Folio Prize seeks to make mark on literary landscape

Managing Director of the Folio Society Toby Hartwell (left) and Founder of the Folio Prize Andrew Kidd at a photocall announcing the Folio Society as new sponsors of the Literature Prize Managing Director of the Folio Society Toby Hartwell (left) and Founder of the Folio Prize Andrew Kidd

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Publisher The Folio Society has been unveiled as the sponsor of a new £40,000 literary award.

The Folio Prize, as the award will be known, will hand out its first accolade in March 2014.

"It's the first major book prize to have no barriers and no borders - it's truly international," prize founder Andrew Kidd told the BBC.

The prize will be awarded to a work of fiction written in the English language published in the UK.

It is backed by a 100-strong academy of authors and critics which includes Margaret Atwood and Philip Pullman.

Northern Lights trilogy author Pullman said: "I think The Folio Prize will be a great addition to the current range of literary prizes."

The inaugural panel of five judges will be announced in July this year and the shortlist in February 2014.

The judges will be drawn annually from the academy of writers and critics. At least two of the judges will have "an international profile".

Among the other academicians named at Wednesday's announcement at the British Library in London are AS Byatt, JM Coetzee, Sebastian Faulks, Mark Haddon, David Mitchell, Zadie Smith and Jeanette Winterson.

Haddon, author of Curious Incident of the Dog in the Night-Time, said "If you're passionate about literary fiction and you were asked to design a literary prize from scratch, it would probably look very much like the Folio Prize."

The academy will also nominate the majority of the books which are considered for the prize.

"Some books go off with a loud bang when they first appear but many others do not," said Mr Kidd, who is managing director of literary agency Aitken Alexander Associates.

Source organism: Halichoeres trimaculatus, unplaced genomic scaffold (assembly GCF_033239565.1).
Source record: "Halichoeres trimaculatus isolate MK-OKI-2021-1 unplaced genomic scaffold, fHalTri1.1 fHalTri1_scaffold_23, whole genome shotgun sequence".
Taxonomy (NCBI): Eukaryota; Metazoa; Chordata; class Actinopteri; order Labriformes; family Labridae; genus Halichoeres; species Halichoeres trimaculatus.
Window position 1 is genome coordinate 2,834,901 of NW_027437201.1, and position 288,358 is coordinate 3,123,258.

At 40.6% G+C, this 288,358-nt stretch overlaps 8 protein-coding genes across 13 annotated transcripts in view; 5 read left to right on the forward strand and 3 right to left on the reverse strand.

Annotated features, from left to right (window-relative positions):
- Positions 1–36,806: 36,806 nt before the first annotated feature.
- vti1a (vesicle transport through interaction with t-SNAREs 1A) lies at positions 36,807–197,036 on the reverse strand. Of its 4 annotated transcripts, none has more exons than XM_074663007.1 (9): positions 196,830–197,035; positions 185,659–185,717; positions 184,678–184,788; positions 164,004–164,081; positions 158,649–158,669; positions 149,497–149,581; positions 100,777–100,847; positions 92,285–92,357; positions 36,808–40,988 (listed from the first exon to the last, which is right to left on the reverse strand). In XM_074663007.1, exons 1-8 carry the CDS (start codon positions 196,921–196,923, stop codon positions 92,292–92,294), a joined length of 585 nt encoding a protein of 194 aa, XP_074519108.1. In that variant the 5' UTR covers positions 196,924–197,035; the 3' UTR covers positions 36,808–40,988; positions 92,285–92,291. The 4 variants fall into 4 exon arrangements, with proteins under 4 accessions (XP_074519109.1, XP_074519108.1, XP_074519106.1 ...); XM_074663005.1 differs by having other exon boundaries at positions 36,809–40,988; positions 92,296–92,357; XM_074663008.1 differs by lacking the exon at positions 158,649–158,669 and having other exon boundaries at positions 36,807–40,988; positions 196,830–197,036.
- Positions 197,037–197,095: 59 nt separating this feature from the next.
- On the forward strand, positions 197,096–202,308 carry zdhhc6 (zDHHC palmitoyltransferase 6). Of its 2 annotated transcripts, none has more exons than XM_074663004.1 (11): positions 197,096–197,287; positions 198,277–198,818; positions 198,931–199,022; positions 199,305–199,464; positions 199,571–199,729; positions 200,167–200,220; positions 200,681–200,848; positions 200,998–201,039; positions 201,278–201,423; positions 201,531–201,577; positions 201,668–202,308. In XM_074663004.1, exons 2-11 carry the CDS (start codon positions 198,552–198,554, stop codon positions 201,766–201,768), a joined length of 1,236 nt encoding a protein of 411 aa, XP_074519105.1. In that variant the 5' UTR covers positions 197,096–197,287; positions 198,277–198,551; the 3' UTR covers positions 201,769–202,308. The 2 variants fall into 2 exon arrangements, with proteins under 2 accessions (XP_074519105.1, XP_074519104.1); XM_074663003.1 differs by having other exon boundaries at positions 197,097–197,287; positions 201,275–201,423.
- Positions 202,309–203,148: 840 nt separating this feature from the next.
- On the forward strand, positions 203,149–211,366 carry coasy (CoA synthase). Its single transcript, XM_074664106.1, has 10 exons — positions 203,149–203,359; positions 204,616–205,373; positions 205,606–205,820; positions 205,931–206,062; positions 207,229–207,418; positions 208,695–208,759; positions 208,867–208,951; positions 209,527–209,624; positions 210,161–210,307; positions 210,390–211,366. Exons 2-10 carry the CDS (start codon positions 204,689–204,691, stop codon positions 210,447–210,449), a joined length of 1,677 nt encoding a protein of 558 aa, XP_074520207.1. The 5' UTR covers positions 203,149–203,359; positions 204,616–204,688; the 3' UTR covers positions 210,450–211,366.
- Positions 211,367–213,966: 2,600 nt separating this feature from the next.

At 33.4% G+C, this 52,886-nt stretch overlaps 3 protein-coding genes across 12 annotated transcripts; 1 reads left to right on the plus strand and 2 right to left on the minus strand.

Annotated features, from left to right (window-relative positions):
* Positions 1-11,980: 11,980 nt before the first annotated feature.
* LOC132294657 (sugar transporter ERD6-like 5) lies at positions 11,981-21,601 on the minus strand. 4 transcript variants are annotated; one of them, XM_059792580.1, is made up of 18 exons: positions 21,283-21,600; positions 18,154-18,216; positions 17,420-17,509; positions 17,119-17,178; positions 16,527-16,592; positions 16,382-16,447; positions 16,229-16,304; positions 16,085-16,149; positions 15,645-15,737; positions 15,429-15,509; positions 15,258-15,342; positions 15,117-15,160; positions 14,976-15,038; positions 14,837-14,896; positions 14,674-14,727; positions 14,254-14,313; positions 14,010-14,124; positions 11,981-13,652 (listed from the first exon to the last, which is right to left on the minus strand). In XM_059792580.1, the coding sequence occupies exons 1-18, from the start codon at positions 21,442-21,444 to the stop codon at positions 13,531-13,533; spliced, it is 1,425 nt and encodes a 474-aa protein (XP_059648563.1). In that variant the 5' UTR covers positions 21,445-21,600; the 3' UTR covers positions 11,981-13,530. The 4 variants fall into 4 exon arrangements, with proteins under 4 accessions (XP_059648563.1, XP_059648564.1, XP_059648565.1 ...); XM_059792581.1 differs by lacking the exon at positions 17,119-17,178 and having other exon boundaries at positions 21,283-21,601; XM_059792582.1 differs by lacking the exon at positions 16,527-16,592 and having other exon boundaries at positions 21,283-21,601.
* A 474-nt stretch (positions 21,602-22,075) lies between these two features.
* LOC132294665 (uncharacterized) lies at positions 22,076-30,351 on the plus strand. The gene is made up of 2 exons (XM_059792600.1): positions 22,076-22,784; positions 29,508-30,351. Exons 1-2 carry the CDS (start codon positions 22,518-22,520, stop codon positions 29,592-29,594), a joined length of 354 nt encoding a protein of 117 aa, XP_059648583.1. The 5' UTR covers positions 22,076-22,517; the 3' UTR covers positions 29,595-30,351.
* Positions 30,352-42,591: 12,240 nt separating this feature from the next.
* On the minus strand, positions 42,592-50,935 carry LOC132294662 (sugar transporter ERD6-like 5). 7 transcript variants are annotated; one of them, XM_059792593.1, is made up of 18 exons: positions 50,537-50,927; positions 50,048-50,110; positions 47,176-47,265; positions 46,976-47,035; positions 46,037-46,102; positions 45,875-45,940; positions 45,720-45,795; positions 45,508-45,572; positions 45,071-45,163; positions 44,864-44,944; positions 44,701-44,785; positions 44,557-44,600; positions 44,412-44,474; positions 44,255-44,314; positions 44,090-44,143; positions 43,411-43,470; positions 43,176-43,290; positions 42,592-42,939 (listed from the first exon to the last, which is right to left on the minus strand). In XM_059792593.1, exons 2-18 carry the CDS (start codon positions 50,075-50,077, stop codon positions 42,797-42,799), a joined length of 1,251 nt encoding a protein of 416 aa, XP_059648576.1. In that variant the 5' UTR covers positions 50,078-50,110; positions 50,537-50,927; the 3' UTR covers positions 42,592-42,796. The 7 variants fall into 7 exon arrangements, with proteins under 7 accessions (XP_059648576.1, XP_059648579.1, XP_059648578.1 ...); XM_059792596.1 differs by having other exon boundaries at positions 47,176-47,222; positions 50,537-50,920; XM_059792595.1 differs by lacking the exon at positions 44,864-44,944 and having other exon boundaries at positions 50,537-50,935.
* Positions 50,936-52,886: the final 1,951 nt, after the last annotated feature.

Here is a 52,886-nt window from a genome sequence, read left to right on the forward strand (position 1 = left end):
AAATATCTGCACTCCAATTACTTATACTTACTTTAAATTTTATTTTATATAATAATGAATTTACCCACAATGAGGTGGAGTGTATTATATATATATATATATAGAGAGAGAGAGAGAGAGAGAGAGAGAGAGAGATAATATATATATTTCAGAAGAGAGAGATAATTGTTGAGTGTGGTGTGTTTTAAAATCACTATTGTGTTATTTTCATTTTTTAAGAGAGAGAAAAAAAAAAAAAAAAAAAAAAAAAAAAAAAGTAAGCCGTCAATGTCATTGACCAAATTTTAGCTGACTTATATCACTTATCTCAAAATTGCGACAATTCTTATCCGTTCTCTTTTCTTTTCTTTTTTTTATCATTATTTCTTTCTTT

He said he hoped the academy would help identify books "that will be with us for the long haul" whether from the US, UK or elsewhere.

"If they can help us bring some of those gems to readers - who might not otherwise have a means of finding them - then the question 'Why another prize?' we feel will have been sufficiently answered."

He said that while most great books were not difficult or obscure, the prize "would not apologise for also getting excited about books that might first appear daunting".

Formerly known as the Literature Prize, the award was first announced in 2011 amidst a row in literary circles about the decision by Man Booker judges that year to focus on "readability". Mr Kidd admitted that he had been surprised by the "volume of noise" generated by the announcement.

The Folio Prize joins a literary awards landscape that already contains the £50,000 Man Booker Prize, the £30,000 Women's Prize for Fiction (formerly the Orange Prize) and the newly-announced £10,000 Goldsmiths Prize.

The Man Booker Prize, which is open to writers from the UK, the Commonwealth or the Republic of Ireland, announces its 2013 winner in October.

Mr Kidd said he didn't subscribe to the notion that the Folio Prize was a rival to other literary prizes.

"Its not a matter of how many prizes there are but how many prizes effectively get their message across and connect with the public and result in thousands of people buying these books. For me that's the key measure of success."

Author Anthony Quinn, an academician who was on the 2006 Booker jury, said: "Why shouldn't there be another prize? if you've got the FA Cup why not have the Premiership? It seems unequivocally a good idea to me."

Mr Kidd said organisers from other book prizes had been in touch with advice and had been "generally very supportive".

He said the Folio Society, founded in 1947 with the aim of celebrating the physical beauty of a book, was a "fantastic fit" as sponsor.

"Not only is there no conflict of interest, they are perfectly, philosophically aligned in that they are about recognising the books of today that will be in print in 50 or 100 years time."

Toby Hartwell, managing director of The Folio Society said he liked the idea of "recognising literature of enduring value" and it seemed a "natural extension" of the business.

Mr Hartwell said he was open to suggestions for a suitable venue for next year's prize-giving ceremony, but that it would not be a black tie event.

One other sure thing is that when the first prize-winner is announced in March 2014, it won't be going to Hilary Mantel, as she doesn't have a book out this year that will be eligible.

The author won the Booker Prize in 2012 and the Costa Book of the year in 2013.

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